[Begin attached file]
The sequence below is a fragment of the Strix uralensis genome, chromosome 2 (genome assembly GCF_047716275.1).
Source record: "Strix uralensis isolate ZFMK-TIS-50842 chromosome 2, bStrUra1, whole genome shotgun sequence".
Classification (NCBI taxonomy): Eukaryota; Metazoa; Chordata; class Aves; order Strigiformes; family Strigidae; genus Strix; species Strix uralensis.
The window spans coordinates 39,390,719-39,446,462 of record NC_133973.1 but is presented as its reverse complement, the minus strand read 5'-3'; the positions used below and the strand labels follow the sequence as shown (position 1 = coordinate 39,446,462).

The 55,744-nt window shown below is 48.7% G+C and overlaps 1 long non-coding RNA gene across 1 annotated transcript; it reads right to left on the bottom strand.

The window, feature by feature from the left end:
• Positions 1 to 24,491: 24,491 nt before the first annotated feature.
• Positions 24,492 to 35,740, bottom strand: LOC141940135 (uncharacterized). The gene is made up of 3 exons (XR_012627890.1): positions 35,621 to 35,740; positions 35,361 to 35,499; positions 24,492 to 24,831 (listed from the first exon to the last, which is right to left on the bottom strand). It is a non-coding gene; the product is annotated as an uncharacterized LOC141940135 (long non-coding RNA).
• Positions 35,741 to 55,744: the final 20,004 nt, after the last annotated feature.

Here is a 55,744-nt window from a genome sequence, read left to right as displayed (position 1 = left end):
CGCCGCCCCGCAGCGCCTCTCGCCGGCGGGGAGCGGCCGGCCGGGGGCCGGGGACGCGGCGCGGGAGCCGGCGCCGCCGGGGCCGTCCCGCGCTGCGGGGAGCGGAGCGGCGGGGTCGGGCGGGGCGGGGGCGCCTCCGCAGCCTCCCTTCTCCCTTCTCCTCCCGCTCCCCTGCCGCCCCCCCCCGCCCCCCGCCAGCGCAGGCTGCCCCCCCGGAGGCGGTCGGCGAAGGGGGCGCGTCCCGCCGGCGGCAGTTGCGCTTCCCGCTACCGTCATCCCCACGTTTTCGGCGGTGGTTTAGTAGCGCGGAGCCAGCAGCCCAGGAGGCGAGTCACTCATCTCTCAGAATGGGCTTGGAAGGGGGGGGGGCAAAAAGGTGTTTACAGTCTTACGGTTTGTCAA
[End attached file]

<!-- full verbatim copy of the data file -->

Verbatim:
The sequence below is a fragment of the Strix uralensis genome, chromosome 2 (genome assembly GCF_047716275.1).
Source record: "Strix uralensis isolate ZFMK-TIS-50842 chromosome 2, bStrUra1, whole genome shotgun sequence".
Classification (NCBI taxonomy): Eukaryota; Metazoa; Chordata; class Aves; order Strigiformes; family Strigidae; genus Strix; species Strix uralensis.
The window spans coordinates 39,390,719-39,446,462 of record NC_133973.1 but is presented as its reverse complement, the minus strand read 5'-3'; the positions used below and the strand labels follow the sequence as shown (position 1 = coordinate 39,446,462).

The 55,744-nt window shown below is 48.7% G+C and overlaps 1 long non-coding RNA gene across 1 annotated transcript; it reads right to left on the bottom strand.

The window, feature by feature from the left end:
• Positions 1 to 24,491: 24,491 nt before the first annotated feature.
• Positions 24,492 to 35,740, bottom strand: LOC141940135 (uncharacterized). The gene is made up of 3 exons (XR_012627890.1): positions 35,621 to 35,740; positions 35,361 to 35,499; positions 24,492 to 24,831 (listed from the first exon to the last, which is right to left on the bottom strand). It is a non-coding gene; the product is annotated as an uncharacterized LOC141940135 (long non-coding RNA).
• Positions 35,741 to 55,744: the final 20,004 nt, after the last annotated feature.

Here is a 55,744-nt window from a genome sequence, read left to right as displayed (position 1 = left end):
CGCCGCCCCGCAGCGCCTCTCGCCGGCGGGGAGCGGCCGGCCGGGGGCCGGGGACGCGGCGCGGGAGCCGGCGCCGCCGGGGCCGTCCCGCGCTGCGGGGAGCGGAGCGGCGGGGTCGGGCGGGGCGGGGGCGCCTCCGCAGCCTCCCTTCTCCCTTCTCCTCCCGCTCCCCTGCCGCCCCCCCCCGCCCCCCGCCAGCGCAGGCTGCCCCCCCGGAGGCGGTCGGCGAAGGGGGCGCGTCCCGCCGGCGGCAGTTGCGCTTCCCGCTACCGTCATCCCCACGTTTTCGGCGGTGGTTTAGTAGCGCGGAGCCAGCAGCCCAGGAGGCGAGTCACTCATCTCTCAGAATGGGCTTGGAAGGGGGGGGGGCAAAAAGGTGTTTACAGTCTTACGGTTTGTCAA